The House chaplain said Thursday he won’t resign after all, amid controversy over House Speaker Paul Ryan’s decision to push him out, and Ryan has accepted his decision.
In a letter to Ryan Thursday, Rev. Patrick J. Conroy accused Ryan’s chief of staff, Jonathan Burks, of saying “something like ‘maybe it’s time that we had a Chaplain that wasn’t a Catholic,’” when the chaplain asked him if he was being asked to resign “for cause.” (Ryan is a devout Catholic and frequently discusses his faith publicly.)
Burks said he did not remember the conversation happening in the way Conroy described it.
"I strongly disagree with Father Conroy’s recollection of our conversation," Burks said in a statement, "I am disappointed by the misunderstanding, but wish him the best as he continues to serve the House.”
Conroy also wrote that he was never “disciplined” or “reprimanded” during his time as chaplain and that he never “heard a complaint” about his ministry. His letter said that he wanted to finish out his term unless Ryan decided to fire him outright — “if you have the authority to do so,” he wrote to the speaker. The letter was first reported by the Washington Post.
In a statement soon after Conroy's letter was released, Ryan said, "I have accepted Father Conroy’s letter and decided that he will remain in his position as Chaplain of the House."
"My original decision was made in what I believed to be the best interest of this institution," Ryan said. "To be clear, that decision was based on my duty to ensure that the House has the kind of pastoral services that it deserves. It is my job as speaker to do what is best for this body, and I know that this body is not well served by a protracted fight over such an important post. I intend to sit down with Father Conroy early next week so that we can move forward for the good of the whole House.”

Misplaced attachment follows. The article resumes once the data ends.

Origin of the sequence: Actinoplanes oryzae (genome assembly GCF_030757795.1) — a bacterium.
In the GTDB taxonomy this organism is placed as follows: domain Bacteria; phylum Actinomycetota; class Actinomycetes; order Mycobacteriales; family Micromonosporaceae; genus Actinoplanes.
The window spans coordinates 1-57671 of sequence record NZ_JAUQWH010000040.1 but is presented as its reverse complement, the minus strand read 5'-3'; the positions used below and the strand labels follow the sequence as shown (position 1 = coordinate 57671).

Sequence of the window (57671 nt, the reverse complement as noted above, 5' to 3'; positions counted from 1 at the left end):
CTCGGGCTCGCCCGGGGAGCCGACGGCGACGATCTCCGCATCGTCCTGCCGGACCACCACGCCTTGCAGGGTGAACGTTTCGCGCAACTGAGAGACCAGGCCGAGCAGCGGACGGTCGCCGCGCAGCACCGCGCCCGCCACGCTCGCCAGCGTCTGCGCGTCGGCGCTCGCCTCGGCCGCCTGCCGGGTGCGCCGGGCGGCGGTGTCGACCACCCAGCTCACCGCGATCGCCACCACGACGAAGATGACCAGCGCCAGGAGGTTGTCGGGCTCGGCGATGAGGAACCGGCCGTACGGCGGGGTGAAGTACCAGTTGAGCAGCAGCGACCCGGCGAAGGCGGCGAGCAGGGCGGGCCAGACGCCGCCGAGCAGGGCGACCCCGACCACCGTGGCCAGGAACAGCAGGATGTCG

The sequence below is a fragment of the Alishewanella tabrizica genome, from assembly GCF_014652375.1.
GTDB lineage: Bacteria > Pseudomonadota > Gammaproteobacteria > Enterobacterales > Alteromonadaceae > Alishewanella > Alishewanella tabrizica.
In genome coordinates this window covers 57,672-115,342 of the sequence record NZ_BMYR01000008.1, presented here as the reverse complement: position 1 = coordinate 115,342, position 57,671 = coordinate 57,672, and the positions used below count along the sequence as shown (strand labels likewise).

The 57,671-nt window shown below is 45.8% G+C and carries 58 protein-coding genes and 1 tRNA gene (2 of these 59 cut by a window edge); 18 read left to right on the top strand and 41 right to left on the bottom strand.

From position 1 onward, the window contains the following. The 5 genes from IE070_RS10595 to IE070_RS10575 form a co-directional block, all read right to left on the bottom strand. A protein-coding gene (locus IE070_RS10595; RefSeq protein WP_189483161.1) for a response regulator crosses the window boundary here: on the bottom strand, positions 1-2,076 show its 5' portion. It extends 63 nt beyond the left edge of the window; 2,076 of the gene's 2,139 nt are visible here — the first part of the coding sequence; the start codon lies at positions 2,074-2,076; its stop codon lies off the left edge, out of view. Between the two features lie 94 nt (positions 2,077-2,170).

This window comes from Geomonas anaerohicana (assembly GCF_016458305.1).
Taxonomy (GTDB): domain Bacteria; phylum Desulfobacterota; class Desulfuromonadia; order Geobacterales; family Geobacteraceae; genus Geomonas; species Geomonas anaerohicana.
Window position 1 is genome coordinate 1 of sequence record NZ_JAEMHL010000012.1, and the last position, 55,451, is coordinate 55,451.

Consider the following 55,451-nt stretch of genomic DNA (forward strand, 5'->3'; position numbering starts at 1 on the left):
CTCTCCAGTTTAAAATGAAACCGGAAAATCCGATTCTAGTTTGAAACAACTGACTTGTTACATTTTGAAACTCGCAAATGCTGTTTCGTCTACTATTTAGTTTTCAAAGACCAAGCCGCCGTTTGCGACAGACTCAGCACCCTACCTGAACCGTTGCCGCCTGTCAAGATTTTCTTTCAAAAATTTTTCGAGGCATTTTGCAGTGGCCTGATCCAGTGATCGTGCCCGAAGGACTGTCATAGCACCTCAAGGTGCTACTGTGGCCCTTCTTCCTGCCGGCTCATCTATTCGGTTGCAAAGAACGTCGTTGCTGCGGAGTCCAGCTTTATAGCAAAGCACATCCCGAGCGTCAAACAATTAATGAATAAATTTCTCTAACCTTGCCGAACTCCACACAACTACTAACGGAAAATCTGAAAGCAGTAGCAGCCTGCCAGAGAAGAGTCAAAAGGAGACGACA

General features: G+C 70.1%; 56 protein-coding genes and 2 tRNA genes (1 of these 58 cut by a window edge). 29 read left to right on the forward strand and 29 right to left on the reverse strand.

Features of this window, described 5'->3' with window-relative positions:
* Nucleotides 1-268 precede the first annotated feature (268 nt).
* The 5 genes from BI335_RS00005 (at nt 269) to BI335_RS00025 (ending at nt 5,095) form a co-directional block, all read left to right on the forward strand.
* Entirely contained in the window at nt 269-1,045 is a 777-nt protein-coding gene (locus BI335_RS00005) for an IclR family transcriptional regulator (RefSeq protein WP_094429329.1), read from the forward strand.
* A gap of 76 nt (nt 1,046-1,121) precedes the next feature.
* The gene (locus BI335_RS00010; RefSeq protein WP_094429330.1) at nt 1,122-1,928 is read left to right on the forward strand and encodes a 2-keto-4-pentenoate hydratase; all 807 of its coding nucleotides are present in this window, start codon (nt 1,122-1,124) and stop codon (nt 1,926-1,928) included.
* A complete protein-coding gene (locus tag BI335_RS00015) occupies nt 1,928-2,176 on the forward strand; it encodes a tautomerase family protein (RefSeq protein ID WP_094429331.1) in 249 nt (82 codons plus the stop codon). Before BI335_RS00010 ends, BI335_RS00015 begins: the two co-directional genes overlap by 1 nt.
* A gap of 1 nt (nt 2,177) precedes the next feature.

The circumstances around Ryan’s decision to oust Conroy have raised questions among members of Congress. The Washington Post also reported that Ryan told House Republicans on Friday that he had gotten complaints about Conroy’s “pastoral style,” according to the paper. Ryan also reportedly told the Republican conference Conroy’s dismissal had nothing to do with Conroy’s political statements, specifically a November speech he gave on the House floor regarding the tax bill.
Conroy wrote in the letter Thursday that Burks also mentioned the November prayer when he asked for the chaplain to step down.
A bipartisan letter circulated Congress last week when the House was still in session asking Ryan for more information. And Friday, Democrats pushed a motion on the House floor to investigate the matter, but it was tabled when it failed to gather enough votes, which fell largely along party lines. Two Republicans voted with the Democrats, and three simply voted present.
Conroy has served as House chaplain for seven years, since former speaker John Boehner, also a Catholic, was at the helm.